|Baby Be||Stoned & Alone|| |
|Fly High (feat. Nikkiya)||The First Agreement|| |
|Gold||Wild Country EP|| |
|Dream||Finally Home|| |
|Blue Sky Riders|
|Eclipse/Blue (feat. Kazu Makino)||Home|| |
|Beta Love||Beta Love|| |
|Ra Ra Riot|
|Goin' Up (feat. Wiz Khalifa)||Suzy 6 Speed|| |
|No Meu Pais||Ela|| |
|Dom La Nena|
|Television||Skeptic Goodbye|| |
Dawn Richard of Danity Kane and Diddy Dirty Money follows her 2011 mixtape A Tell Tale Heart with this independently released set, a 36-minute EP produced almost exclusively by collaborator Druski. These ten tracks are more refined than Richard's mixtape and should appeal to fans of Diddy Dirty Money's Last Train to Paris who are open to hearing material that is more personal and almost as sonicallly expansive., Rovi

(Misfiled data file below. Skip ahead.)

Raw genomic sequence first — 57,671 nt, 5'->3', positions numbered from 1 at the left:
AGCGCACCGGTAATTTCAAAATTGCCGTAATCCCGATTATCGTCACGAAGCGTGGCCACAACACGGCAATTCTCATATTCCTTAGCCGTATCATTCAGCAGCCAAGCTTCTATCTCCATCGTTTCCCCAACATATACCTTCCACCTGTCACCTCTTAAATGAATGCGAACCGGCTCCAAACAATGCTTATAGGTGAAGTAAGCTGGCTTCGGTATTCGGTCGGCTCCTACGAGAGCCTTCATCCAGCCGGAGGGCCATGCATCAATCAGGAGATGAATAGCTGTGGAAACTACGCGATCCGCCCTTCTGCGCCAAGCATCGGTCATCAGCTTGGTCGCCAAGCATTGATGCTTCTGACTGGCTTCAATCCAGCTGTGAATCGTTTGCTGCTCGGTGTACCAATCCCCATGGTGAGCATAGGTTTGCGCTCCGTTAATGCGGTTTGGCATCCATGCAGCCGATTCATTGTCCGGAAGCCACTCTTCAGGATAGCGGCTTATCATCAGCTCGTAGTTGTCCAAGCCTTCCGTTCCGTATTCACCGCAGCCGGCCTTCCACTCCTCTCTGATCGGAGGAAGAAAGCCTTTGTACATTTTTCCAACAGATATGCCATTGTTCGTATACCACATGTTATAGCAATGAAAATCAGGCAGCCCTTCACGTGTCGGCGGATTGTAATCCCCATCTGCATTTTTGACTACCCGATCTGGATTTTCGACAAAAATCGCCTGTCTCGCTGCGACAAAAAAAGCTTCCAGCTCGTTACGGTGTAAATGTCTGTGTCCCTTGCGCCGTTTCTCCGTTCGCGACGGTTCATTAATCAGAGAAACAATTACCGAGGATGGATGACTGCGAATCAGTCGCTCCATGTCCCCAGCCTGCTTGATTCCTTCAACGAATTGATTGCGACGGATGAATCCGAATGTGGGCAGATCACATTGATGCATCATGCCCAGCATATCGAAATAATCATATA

Ra Ra Riot's third studio album, 2013's Beta Love, finds the Syracuse outfit delivering an electronic, keyboard-heavy effort that still retains much of the melodic songcraft and orchestral influence that marked their previous work. Having parted ways with cellist Alexandra Lawn in 2012, Ra Ra Riot were surely at a creative crossroads during the recording of Beta Love. However, the remaining bandmembers (vocalist Wes Miles, violinist Rebecca Zeller, guitarist Milo Bonacci, and bassist Mathieu Santos) did not replace Lawn and instead traveled to the warmer climes of Missouri to work with producer/engineer Dennis Herring (Elvis Costello, Modest Mouse) and a handful of guest musicians on crafting a more experimental, synthesizer-based sound. With lyrics and songs inspired by a variety of future-looking sources including author/keyboard inventor Ray Kurzweil and writer William Gibson, Ra Ra Riot employed various synthesizers to complement their already innovative mix of rock and classical instrumentation. The result is that Beta Love, while clearly a move away from the precise chamber pop of 2010's Orchard, is still an immediately infectious, harmonically intriguing album that subtly incorporates Zeller's classically trained violin chops into an even more unified band sound. In fact, Zeller's shiny violin is employed so deftly here, often in tandem with the synth lines, that the focus ends up being more on the overall sound of a song than on any one aspect of an arrangement. Also still a focal point here is Miles' angelic, resonant tenor croon that, matched with lyrics that delve into alienation in a modern world, robot love, and the eternal question of whether or not Androids dream, works as an emotional core for the album. He coos on the ebullient closing track, "I Shut Off," "Who wants a human love? A Death trap? A Suicide club? I do... I do..." While there is definitely an atmospheric, introspective, and somewhat experimental quality to many of the songs on Beta Love, as on the yearning, lyrical ballad "When I Dream," it is undeniably a dance album. Cuts like the bouncy lead-off "Dance with Me" and the positively euphoric title track are wide-eyed, neon-colored anthems that seem to find the perfect balance between Michael Jackson's "Rock with You," ELO's "All Around the World," and Robyn's "Call Your Girlfriend." Which isn’t to say that the album sounds exactly like the work of any one of these artists in particular, but Beta Love does fit nicely alongside works by such similarly inclined contemporaries as Minus the Bear and Young Galaxy; bands who've explored synthesizers and '80s New Wave and adult contemporary as a way to expand their sonic palette. Ultimately though, whether robotic or human, binary or organic, it is Ra Ra Riot's gift for addictive, romantic songcraft that gives Beta Love its heart.